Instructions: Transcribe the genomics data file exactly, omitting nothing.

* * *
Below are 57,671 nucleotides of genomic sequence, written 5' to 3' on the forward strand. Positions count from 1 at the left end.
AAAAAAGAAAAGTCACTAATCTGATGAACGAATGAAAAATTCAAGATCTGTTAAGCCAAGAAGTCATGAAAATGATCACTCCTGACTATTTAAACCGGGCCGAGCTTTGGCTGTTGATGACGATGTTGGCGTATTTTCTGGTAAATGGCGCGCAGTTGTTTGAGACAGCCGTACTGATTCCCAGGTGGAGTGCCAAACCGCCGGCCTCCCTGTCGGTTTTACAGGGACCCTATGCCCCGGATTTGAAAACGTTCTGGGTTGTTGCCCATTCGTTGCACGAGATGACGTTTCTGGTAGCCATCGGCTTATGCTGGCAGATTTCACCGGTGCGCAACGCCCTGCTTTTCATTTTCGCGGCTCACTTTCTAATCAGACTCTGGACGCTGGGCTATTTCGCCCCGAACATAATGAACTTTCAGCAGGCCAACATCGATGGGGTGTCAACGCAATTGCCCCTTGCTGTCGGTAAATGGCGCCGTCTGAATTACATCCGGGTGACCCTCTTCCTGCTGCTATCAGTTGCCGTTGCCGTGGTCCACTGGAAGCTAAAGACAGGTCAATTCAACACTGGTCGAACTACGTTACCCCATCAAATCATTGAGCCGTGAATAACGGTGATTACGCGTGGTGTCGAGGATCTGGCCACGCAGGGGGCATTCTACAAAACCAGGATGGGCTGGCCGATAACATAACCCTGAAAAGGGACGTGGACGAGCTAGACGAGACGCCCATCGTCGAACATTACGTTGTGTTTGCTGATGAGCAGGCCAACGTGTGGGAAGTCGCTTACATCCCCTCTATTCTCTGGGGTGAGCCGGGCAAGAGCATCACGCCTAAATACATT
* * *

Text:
Below are 57,671 nucleotides of genomic sequence, written 5' to 3' on the forward strand. Positions count from 1 at the left end.
AAAAAAGAAAAGTCACTAATCTGATGAACGAATGAAAAATTCAAGATCTGTTAAGCCAAGAAGTCATGAAAATGATCACTCCTGACTATTTAAACCGGGCCGAGCTTTGGCTGTTGATGACGATGTTGGCGTATTTTCTGGTAAATGGCGCGCAGTTGTTTGAGACAGCCGTACTGATTCCCAGGTGGAGTGCCAAACCGCCGGCCTCCCTGTCGGTTTTACAGGGACCCTATGCCCCGGATTTGAAAACGTTCTGGGTTGTTGCCCATTCGTTGCACGAGATGACGTTTCTGGTAGCCATCGGCTTATGCTGGCAGATTTCACCGGTGCGCAACGCCCTGCTTTTCATTTTCGCGGCTCACTTTCTAATCAGACTCTGGACGCTGGGCTATTTCGCCCCGAACATAATGAACTTTCAGCAGGCCAACATCGATGGGGTGTCAACGCAATTGCCCCTTGCTGTCGGTAAATGGCGCCGTCTGAATTACATCCGGGTGACCCTCTTCCTGCTGCTATCAGTTGCCGTTGCCGTGGTCCACTGGAAGCTAAAGACAGGTCAATTCAACACTGGTCGAACTACGTTACCCCATCAAATCATTGAGCCGTGAATAACGGTGATTACGCGTGGTGTCGAGGATCTGGCCACGCAGGGGGCATTCTACAAAACCAGGATGGGCTGGCCGATAACATAACCCTGAAAAGGGACGTGGACGAGCTAGACGAGACGCCCATCGTCGAACATTACGTTGTGTTTGCTGATGAGCAGGCCAACGTGTGGGAAGTCGCTTACATCCCCTCTATTCTCTGGGGTGAGCCGGGCAAGAGCATCACGCCTAAATACATT